In the first detailed, public account of the poet’s life, published in 1839, Thomas De Quincey writes—coyly—of his subject’s acquaintance with “all the animal passions (or appetites).” De Quincey is not at liberty to say more, but he does say that the poet was “above all, not self-denying”—and that, by the mid-1790s, he’d had some kind of nervous breakdown. At night, he played cards with his friends “as the best mode of beguiling his sense of distress, whatever it might be.” Readers hadn’t yet seen The Prelude, where Wordsworth remembers not just supporting radical causes, but also loitering by card tables and coasting round “Tavern, Brothel, Gaming-house.” Elsewhere in the poem, his figures of speech tell of error and errancy: “I have play’d with times . . . And accidents as children do with cards.”

Something about Wordsworth, or something in him, won’t be laid to rest. David Bromwich claims that guilt about what Wordsworth did in France—the revolution he joined and parted from, the family he began and left behind—became “the dominant motive of his poetry.” That’s probably right, although the poetry would be less thrilling (and less disturbing) if “motive” were taken as the sole arbiter of its meaning. Sometimes Wordsworth speaks of “the weight of chance desires” or “the weight of too much liberty,” but often he conceives luck as a kind of inheritance and implies that one can never get enough of freedom. (In “Stepping Westward,” the idea that we might be “the guests of Chance” is imagined as a “wildish destiny” and a “spiritual right.”) The word he reaches for when describing the causes and effects of poetry—it appears over forty times in the preface to Lyrical Ballads—is “pleasure,” and Wordsworth remains our most subtle celebrant of the feeling because he’s fascinated by its strangeness. One of The Prelude’s foundational spots of time is “an act of stealth / And troubled pleasure,” and another volume begins with the poet “in discontent / Of pleasure high and turbulent.” Whatever else it is, pleasure isn’t only pleasurable.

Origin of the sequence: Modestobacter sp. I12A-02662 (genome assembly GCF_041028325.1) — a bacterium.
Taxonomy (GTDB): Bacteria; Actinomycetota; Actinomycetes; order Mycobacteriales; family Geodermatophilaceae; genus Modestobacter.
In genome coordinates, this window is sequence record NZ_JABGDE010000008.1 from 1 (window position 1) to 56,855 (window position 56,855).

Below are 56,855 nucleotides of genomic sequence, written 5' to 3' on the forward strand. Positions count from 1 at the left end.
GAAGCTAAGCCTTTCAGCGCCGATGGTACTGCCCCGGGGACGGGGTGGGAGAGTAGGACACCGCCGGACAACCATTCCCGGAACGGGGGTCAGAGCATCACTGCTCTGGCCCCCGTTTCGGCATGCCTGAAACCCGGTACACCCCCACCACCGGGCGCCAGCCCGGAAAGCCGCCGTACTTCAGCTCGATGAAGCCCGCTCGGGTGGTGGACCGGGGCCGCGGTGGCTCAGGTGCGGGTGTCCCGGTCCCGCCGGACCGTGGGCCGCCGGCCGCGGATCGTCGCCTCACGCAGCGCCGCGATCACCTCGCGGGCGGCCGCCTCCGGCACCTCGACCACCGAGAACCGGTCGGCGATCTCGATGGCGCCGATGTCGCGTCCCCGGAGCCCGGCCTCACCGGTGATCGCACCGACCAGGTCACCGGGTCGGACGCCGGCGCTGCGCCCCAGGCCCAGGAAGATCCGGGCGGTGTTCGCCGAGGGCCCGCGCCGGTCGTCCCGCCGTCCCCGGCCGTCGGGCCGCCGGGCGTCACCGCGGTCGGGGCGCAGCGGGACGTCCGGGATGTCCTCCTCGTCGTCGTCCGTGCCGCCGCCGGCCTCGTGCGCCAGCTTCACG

“The Poet,” Wordsworth observed, “Hath, like the Lover, his unruly times; / His fits when he is neither sick nor well.” Critics have tended to play down this unruliness; the proclamation that poetry is “emotion recollected in tranquillity,” for example, has become a sound bite, but it didn’t mark the end of Wordsworth’s thought:

The emotion is contemplated till by a species of reaction the tranquillity gradually disappears, and an emotion, similar to that which was before the subject of contemplation, is gradually produced, and does itself actually exist in the mind. In this mood successful composition generally begins, and in a mood similar to this it is carried on . . .

Everywhere in his poetry there are signs of this carrying on—mixtures of the deliberative and the desirous. Sometimes the effect is almost a whisper. In “It is a beauteous Evening, calm and free,” the freedom renders calmness just a shade more excitable. In the sonnet on Westminster Bridge, the journey over the line-end from “Ne’er saw I, never felt, a calm so deep!” to “The river glideth at his own sweet will” conjoins untroubled depth and a quickening surface. The skating scene in The Prelude is a more dramatic compound of stillness and motion:

When we had given our bodies to the wind,
And all the shadowy banks, on either side,
Came sweeping through the darkness, spinning still
The rapid line of motion; then at once
Have I, reclining back upon my heels,
Stopp’d short; yet still the solitary Cliffs
Wheel’d by me, even as if the earth had roll’d
With visible motion her diurnal round;